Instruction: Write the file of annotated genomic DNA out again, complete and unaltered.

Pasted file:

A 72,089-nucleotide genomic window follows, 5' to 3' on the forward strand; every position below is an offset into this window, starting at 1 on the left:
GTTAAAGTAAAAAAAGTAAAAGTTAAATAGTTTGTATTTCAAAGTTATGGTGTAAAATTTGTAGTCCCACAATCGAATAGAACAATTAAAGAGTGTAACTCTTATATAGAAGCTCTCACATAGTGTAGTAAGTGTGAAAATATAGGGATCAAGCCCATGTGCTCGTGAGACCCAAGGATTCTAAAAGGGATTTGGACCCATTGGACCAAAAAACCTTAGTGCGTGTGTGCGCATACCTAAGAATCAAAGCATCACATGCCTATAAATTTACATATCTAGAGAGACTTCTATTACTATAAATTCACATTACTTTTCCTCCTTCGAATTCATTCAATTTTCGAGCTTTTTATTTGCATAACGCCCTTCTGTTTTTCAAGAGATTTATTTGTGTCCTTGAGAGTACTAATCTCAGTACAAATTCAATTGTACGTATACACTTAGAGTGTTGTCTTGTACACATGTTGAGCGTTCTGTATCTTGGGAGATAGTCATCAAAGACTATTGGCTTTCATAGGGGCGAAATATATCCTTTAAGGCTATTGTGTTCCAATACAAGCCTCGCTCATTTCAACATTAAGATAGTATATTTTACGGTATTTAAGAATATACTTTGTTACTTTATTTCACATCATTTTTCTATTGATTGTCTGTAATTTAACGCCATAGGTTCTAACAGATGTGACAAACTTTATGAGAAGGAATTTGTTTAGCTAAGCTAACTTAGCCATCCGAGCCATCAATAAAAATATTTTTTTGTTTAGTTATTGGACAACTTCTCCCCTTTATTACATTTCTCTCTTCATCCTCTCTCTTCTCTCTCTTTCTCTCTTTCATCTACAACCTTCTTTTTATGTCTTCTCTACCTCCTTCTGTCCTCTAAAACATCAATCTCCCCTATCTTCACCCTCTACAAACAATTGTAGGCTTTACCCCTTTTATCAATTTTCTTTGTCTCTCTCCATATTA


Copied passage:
A 72,089-nucleotide genomic window follows, 5' to 3' on the forward strand; every position below is an offset into this window, starting at 1 on the left:
GTTAAAGTAAAAAAAGTAAAAGTTAAATAGTTTGTATTTCAAAGTTATGGTGTAAAATTTGTAGTCCCACAATCGAATAGAACAATTAAAGAGTGTAACTCTTATATAGAAGCTCTCACATAGTGTAGTAAGTGTGAAAATATAGGGATCAAGCCCATGTGCTCGTGAGACCCAAGGATTCTAAAAGGGATTTGGACCCATTGGACCAAAAAACCTTAGTGCGTGTGTGCGCATACCTAAGAATCAAAGCATCACATGCCTATAAATTTACATATCTAGAGAGACTTCTATTACTATAAATTCACATTACTTTTCCTCCTTCGAATTCATTCAATTTTCGAGCTTTTTATTTGCATAACGCCCTTCTGTTTTTCAAGAGATTTATTTGTGTCCTTGAGAGTACTAATCTCAGTACAAATTCAATTGTACGTATACACTTAGAGTGTTGTCTTGTACACATGTTGAGCGTTCTGTATCTTGGGAGATAGTCATCAAAGACTATTGGCTTTCATAGGGGCGAAATATATCCTTTAAGGCTATTGTGTTCCAATACAAGCCTCGCTCATTTCAACATTAAGATAGTATATTTTACGGTATTTAAGAATATACTTTGTTACTTTATTTCACATCATTTTTCTATTGATTGTCTGTAATTTAACGCCATAGGTTCTAACAGATGTGACAAACTTTATGAGAAGGAATTTGTTTAGCTAAGCTAACTTAGCCATCCGAGCCATCAATAAAAATATTTTTTTGTTTAGTTATTGGACAACTTCTCCCCTTTATTACATTTCTCTCTTCATCCTCTCTCTTCTCTCTCTTTCTCTCTTTCATCTACAACCTTCTTTTTATGTCTTCTCTACCTCCTTCTGTCCTCTAAAACATCAATCTCCCCTATCTTCACCCTCTACAAACAATTGTAGGCTTTACCCCTTTTATCAATTTTCTTTGTCTCTCTCCATATTA